“Pecking order rank determines the order in which chickens can access food, water, and dust-bathing areas…The good news is that, at least among a flock of chickens born and raised together, the pecking order is established early on and the birds live in relative harmony, with only minor skirmishes now and then to reinforce who is in charge.” http://modernfarmer.com/2016/03/pecking-order/

Not so on college campuses, where none of these students are born and raised together; and where there is a continual jousting and negotiation for social identity, for ways of validating one’s claim to privilege and dominance in the status hierarchy.

“Standing Out” vs. “Fitting In”

College is a test (and, possibly, a refutation) of the assumptions of equal opportunity, with its mix of cultures and backgrounds.  Students scramble, both for acceptance and distinction—for “standing out” and “fitting in.”   But while it does create opportunity for smart kids on scholarships,  college also represents a formidable challenge to their cultural competence and a substantial risk to their self-esteem.  Not surprisingly, minority students and students from working class backgrounds drop out in large numbers.

And for those for whom “fitting in” or being accepted by one’s more privileged peers becomes paramount, sex represents a way of establishing one’s status; and it also contains the possibility for both shaming and being shamed.

Uncertainty and Information

Insecurity is also driven by uncertainty and lack of information.   It used to be the case that many, if not most women went to college to get their “MRS.”    Now it is not at all clear which paths will most likely lead to success, however defined.  The role of college in finding the right path has become increasingly opaque.

Is it a matter of excelling academically, impressing your professors and going on to graduate or professional school (and possibly meeting a life partner there)?   Or hanging out /networking with peers of your own status of origin in the hope of making social connections that will be useful later?   Or writing that critical article that gets picked up and published in the Washington Post?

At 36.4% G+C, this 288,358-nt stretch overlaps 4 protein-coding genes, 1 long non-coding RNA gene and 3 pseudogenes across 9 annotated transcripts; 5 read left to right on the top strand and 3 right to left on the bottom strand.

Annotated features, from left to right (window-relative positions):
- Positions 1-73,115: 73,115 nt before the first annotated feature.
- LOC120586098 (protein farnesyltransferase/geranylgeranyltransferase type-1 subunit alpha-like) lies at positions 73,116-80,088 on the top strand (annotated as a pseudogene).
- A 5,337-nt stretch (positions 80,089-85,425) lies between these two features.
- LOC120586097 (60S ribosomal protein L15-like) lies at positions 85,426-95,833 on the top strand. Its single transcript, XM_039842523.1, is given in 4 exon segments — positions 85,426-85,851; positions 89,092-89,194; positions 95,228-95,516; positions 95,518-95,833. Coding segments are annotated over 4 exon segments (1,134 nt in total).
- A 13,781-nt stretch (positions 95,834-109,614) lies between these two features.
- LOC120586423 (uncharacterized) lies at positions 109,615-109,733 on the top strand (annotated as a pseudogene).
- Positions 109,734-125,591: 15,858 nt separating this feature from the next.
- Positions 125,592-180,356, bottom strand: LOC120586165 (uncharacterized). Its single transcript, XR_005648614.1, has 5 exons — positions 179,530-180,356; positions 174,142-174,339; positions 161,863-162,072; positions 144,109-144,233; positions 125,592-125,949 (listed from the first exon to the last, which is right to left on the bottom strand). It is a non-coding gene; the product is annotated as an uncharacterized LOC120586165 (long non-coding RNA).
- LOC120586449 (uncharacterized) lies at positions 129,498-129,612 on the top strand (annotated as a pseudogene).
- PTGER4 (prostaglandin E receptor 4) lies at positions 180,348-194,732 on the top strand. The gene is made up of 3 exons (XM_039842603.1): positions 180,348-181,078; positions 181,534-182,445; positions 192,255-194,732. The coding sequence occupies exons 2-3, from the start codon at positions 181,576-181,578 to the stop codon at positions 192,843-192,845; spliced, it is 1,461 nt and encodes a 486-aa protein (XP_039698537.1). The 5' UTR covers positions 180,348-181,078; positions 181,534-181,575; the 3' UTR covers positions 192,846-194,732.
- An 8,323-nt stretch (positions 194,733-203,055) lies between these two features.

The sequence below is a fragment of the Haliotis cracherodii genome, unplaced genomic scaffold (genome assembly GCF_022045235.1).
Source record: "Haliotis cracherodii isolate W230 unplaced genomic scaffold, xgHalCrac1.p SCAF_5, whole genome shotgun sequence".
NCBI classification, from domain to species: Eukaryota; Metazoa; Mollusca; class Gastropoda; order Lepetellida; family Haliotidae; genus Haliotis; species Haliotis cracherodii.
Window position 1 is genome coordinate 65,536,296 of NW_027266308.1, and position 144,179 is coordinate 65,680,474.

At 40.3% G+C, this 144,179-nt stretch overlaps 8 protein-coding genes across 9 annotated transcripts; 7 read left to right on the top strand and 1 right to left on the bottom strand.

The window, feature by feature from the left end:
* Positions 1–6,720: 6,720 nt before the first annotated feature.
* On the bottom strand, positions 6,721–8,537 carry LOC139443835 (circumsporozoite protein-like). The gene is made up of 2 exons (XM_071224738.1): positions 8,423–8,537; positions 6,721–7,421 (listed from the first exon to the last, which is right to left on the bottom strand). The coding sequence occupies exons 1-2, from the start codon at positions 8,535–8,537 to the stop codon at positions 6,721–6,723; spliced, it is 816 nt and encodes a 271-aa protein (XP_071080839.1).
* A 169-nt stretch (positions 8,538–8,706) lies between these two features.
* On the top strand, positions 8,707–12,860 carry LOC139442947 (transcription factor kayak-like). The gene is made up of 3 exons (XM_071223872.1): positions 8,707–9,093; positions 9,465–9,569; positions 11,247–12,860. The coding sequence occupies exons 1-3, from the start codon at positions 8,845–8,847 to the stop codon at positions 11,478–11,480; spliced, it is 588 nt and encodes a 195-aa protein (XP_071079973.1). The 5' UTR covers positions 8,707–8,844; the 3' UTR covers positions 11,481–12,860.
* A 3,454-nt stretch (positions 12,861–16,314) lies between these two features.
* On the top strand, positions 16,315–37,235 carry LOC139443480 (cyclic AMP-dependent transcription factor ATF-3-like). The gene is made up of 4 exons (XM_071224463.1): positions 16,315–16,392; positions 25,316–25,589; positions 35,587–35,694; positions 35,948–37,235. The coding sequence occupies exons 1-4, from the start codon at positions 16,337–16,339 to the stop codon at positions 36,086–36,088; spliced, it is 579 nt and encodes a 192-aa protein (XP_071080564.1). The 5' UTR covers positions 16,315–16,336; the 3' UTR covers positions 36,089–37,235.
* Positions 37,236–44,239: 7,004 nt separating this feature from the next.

Shame and Social Control

Women–driven by insecurity, in the face of uncertainty and the absence of information, in close proximity with strangers all competing for goods perceived as scarce–use shame as a method of social control and manipulation, for the establishment and practice of dominance relations with other women.

Men, of course, have their dominance rituals too; in which attractive young women are used as instruments to gauge their own social success and approval by their peers.  But women, until recently (with the exception of a highly privileged few—e.g. Catherine the Great and her ilk) , have not had the freedom and the power to use men as instruments, to be used and discarded, in the same way that men have used women.    Campus sex has become a skirmish not only in wars among women, but in the war of all against all.

Writing Prompt:  

Did status competition affect your own college experience?  In what way?  How did you deal with it?  If you had it to do over, what would you do differently?